Secondary losses could become apparent immediately after the loss of a loved one, or they could unravel themselves over time — similar to how people experience different stages of grief at different points in their life. The first step toward recovering these second losses is acknowledging them, then reaching out to get help.
Grief counseling is a form of psychotherapy designed to help individuals cope with grief's emotional and psychological effects. Many types of grief counseling are used to help individuals deal with the aftermath of a heavy loss. These include:
Acceptance and Commitment Therapy
This encourages individuals to accept the circumstances and embrace the negative emotions to kickstart healthier coping behaviors.
This uses creative techniques to communicate emotions and promote healing.
Cognitive Behavior Therapy
This involves actively working on improving thought patterns and behaviors.
This form of grief counseling involves sharing thoughts, emotions, and insights in a group setting so you can work on recovering together.
Grief counselors are trained to understand the complex emotions and reactions that people experience during grief. They can provide support and guidance to help individuals work through their emotions in a healthy and productive way. Consult our team if you feel like you or a loved one could benefit from counseling for grief.
What Does Grief Counseling Look Like?
One of the main goals of grief counseling is to help individuals understand that grief is a process and that it is normal to experience a wide range of emotions, including sadness, anger, guilt, and even numbness. Through counseling, individuals can learn to accept and validate their feelings. It also helps individuals realize that it is perfectly normal to grieve in their own way and at their own pace. Learn more.
Let Grief Counseling Help You Find Healthy Coping Mechanisms
Another important aspect of grief counseling is helping individuals find ways to cope with the practical and emotional challenges of grief. This might include helping them to navigate logistics like funeral arrangements and estate planning or providing support for dealing with the emotional fallout from a loss.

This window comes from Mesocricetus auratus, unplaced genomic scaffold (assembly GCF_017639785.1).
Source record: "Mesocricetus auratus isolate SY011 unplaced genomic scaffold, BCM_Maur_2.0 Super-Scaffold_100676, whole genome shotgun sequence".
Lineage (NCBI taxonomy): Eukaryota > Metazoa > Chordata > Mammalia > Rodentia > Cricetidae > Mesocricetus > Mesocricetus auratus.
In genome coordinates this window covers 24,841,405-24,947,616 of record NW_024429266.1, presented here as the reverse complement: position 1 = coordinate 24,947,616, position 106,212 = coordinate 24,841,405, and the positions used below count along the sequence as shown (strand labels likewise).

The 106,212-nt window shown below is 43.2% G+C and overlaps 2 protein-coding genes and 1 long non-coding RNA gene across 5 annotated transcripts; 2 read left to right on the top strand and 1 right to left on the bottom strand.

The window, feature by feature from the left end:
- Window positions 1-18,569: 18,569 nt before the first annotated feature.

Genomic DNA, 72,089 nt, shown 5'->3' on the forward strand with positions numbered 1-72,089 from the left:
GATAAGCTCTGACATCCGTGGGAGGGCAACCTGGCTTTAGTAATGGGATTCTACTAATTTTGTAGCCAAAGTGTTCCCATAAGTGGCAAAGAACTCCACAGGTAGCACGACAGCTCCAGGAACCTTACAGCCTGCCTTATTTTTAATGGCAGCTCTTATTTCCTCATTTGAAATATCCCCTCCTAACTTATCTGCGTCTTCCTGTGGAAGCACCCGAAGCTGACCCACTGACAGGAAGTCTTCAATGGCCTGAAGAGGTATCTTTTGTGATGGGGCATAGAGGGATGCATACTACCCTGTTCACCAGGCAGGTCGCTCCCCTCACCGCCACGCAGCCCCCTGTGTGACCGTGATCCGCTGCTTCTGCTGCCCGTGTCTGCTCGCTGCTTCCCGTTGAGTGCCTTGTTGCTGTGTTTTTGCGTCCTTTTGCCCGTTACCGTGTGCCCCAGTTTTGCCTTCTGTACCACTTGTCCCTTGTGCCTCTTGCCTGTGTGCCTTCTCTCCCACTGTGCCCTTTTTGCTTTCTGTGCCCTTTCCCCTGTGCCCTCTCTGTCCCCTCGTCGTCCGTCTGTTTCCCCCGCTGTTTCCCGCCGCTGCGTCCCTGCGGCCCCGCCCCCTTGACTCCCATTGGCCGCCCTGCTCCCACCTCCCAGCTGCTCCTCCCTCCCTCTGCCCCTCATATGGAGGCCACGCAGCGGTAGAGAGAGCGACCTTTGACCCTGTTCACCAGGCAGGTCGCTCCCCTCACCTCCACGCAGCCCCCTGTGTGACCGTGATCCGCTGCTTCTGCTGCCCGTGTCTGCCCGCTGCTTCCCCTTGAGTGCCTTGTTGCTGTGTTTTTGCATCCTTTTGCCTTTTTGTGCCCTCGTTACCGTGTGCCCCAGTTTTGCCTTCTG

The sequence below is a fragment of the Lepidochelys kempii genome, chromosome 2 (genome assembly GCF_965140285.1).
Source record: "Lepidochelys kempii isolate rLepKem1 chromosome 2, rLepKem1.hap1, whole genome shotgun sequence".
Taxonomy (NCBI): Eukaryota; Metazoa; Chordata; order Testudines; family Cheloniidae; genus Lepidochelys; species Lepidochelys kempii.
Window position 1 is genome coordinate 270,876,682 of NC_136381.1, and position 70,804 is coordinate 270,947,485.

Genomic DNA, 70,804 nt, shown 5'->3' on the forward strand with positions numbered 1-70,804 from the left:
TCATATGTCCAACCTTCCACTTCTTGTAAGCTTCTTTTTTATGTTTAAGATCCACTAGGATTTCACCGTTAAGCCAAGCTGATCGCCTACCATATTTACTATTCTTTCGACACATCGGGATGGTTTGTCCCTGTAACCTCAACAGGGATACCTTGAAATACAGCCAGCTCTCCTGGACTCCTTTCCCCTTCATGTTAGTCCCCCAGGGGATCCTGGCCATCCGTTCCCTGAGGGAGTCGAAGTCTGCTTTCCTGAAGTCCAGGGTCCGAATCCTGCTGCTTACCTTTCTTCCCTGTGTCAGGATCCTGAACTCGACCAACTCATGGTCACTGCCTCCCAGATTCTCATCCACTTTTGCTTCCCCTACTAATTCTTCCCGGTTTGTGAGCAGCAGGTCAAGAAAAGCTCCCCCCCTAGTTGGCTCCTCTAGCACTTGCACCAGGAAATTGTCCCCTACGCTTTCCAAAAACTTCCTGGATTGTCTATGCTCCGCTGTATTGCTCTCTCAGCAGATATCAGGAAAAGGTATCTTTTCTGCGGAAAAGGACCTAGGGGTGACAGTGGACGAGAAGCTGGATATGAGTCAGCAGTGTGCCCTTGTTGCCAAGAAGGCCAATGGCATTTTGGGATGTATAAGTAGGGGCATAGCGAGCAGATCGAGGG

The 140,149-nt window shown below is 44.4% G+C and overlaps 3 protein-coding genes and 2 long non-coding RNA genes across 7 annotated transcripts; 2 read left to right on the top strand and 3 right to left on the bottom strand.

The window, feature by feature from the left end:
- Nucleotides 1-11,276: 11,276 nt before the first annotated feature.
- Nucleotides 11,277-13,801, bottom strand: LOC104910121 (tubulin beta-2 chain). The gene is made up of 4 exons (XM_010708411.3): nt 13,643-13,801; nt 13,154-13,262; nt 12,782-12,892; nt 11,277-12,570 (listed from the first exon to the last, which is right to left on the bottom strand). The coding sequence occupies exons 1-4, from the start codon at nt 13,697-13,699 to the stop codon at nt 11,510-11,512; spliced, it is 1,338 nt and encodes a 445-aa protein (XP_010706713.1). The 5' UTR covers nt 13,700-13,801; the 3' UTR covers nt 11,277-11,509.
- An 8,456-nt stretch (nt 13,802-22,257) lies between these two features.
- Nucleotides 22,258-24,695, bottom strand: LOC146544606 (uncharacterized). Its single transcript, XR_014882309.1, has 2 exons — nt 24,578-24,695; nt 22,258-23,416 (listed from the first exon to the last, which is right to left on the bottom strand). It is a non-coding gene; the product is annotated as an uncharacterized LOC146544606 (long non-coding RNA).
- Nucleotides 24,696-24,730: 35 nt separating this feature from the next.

Counselors may also work alongside individuals to develop strategies for managing intense emotions and triggers, such as anniversaries or holidays that could be a difficult reminder to the individual about their loss.
Talk Through Your Grief with a Sympathetic Professional
Many people find it helpful to talk through their grief with someone who understands what they are going through. Grief counseling provides a safe and non-judgmental space for individuals to share their thoughts and feelings. By talking through their grief with a therapist, individuals can better understand their own emotions and the grieving process, which can help them work through their grief more effectively.
Additionally, grief counselors can help individuals find ways to keep the memory of their loved one alive. This may include incorporating memory rituals or finding new ways to honor and remember the person who has passed away.
Overcoming Grief — Even With Counseling— Takes Time
Grief is a complex and ongoing process that can last for months or even years. It ebbs and flows, so it could feel milder at the moment and stronger in the future. In other words, grief doesn’t have a linear timeline for people to follow. But although the process is not within people’s control, counseling can make its effects more manageable.
While many individuals will begin to feel better with time, some might find that they need ongoing support to help them work through their grief. Grief counseling can provide this support, help people heal, and find ways to move forward.
Begin Your Healing Process With a Grief Counselor
Overall, grief counseling is a valuable resource for anyone struggling with the emotional and psychological effects of grief. With the help of a mental health counselor, you can learn to understand and accept grief, find healthy ways to cope with your emotions and begin to find a sense of peace and acceptance as you navigate the grieving process.
But remember: Grief is an individual journey. So how you feel and react to it will naturally be different from someone else’s reactions and coping mechanisms — even though you are grieving the same person or situation.
Reach out to our counselors in Morrisville, NC, for a free 15-minute consultation.